When deputies went back the next day, Pais’s belongings were still at the house. Deputies also noticed the area of freshly disturbed dirt, about six feet long and four feet wide, in the back yard. Patton again said she didn’t know where Pais was, the report states.
Detectives reviewed surveillance video, captured by a camera on a house across the street, that showed Pais outside her home for about an hour and a half on the morning of May 24. She was not seen in the video leaving the house between that time and May 29, when deputies visited for the first time.
The camera did capture Patton taking several large black trash bags to the trash can during that time, according to the report. During the same period, the video also showed Patton walking her dog and on two occasions leaving and returning in Pais’s car.
A detective interviewed Patton on May 30. She told him she’d lived with Pais for about 10 years but they don’t talk to or communicate with each other.
“The defendant advised she recently had a personal issue with the victim but did not want to disclose it,” a detective wrote in the report.
The next day, detectives got a search warrant and dug in the area of fresh dirt. About two feet down, they found something wrapped in black trash bags and cloth material, bound with bungie cords and duct tape. The odor of decomposition wafted in the air.
When the Hillsborough Medical Examiner’s Office arrived, authorities determined it was a body. There was a wound on the chest that indicated foul play.
Around the body’s neck was a gold necklace with a nameplate: “Karen.”
‘Her eyes were empty’
Detectives arrested Patton that day, first on a charge of abusing a dead human body.
Later, while unwrapping the body before an autopsy, the county’s chief medical examiner found a pair of blood-covered latex gloves, according to the arrest report. An autopsy conducted the next day confirmed Pais died from a gunshot wound to the chest and the office ruled the death a homicide.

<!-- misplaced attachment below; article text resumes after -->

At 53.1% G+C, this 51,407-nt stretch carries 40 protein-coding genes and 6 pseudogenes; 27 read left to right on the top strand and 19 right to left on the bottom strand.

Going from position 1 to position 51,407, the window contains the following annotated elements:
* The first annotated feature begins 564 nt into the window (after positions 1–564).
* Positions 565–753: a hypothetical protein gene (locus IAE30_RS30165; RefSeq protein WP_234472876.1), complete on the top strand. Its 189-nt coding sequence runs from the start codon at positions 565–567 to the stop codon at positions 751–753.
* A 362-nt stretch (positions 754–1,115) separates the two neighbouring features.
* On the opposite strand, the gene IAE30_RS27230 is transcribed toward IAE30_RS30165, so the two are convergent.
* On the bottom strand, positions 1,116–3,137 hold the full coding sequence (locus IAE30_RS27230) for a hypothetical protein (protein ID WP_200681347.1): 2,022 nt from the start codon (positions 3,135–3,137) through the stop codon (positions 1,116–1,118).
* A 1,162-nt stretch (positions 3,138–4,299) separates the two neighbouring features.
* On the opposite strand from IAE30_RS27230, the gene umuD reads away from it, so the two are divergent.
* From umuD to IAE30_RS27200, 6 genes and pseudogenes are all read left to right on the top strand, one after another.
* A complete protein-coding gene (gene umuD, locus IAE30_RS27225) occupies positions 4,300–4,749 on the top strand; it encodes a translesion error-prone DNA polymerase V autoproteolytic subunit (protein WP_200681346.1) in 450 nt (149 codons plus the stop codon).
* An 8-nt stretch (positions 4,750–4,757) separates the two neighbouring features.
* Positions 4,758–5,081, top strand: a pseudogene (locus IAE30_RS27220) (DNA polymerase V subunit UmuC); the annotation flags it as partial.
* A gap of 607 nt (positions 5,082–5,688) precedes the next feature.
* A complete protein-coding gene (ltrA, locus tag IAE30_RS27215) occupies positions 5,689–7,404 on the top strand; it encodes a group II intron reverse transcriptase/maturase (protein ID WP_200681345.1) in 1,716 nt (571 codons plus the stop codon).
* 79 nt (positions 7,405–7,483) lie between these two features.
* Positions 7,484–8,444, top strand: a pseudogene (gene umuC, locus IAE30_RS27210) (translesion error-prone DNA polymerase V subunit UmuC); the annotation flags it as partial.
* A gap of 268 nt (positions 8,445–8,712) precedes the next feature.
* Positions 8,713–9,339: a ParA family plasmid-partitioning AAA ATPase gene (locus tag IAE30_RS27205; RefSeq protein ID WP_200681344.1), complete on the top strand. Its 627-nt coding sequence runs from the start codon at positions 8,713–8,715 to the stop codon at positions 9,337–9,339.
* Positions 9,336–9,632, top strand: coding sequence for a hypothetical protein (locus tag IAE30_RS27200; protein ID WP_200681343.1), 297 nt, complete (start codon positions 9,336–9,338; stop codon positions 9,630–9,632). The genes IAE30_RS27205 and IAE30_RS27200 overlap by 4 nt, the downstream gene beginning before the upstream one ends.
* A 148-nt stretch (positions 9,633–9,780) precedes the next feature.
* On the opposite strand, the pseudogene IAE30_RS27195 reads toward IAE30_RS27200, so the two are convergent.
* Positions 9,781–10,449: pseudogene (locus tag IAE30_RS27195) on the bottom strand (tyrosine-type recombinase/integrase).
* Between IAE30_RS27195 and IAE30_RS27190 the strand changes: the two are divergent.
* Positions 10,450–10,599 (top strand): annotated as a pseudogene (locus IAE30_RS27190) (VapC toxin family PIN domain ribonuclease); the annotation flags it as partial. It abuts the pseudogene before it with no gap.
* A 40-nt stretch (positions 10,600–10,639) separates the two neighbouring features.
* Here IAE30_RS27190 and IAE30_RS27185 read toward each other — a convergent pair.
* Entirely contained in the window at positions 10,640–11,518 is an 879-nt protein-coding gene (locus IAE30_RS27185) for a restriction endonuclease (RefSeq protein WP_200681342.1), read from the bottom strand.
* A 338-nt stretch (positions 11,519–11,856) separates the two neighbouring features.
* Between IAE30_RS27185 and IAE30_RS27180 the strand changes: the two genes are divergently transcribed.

Detectives added a charge of second-degree murder with a firearm, a crime punishable by up to 30 years in prison. The arrest report makes no mention of a suspected murder weapon or motive.
Patton remained in the Hillsborough County jail on Thursday with bail set at $255,000. Records show she is being represented by a public defender.
Wilder was among those who saw and spoke to Patton on May 29.
“I said, ‘Debra are you okay? Where is Karen?’ And she just looked at me and said, ‘I don’t know,’” Wilder said.
Wilder described her demeanor as flat, emotionless.
“Her eyes were empty,” she said. “It’s like she has no soul, no remorse.”
Nelson and Wilder hosted a memorial for Pais at their home on Saturday. Her friends toasted her with shots of Jack Daniels.
“We did exactly what Karen wanted,” Nelson said. “We partied, we laughed, we cried, we reminisced.”
A minister friend who attended spoke of forgiveness, of not letting hate for Debra consume them. Focus instead on the love they had for Karen and she for them.
“It’s very difficult,” Wilder said. “In normal daily life it keeps popping into your head: My friend is gone and she was taken from us in such a horrible way.”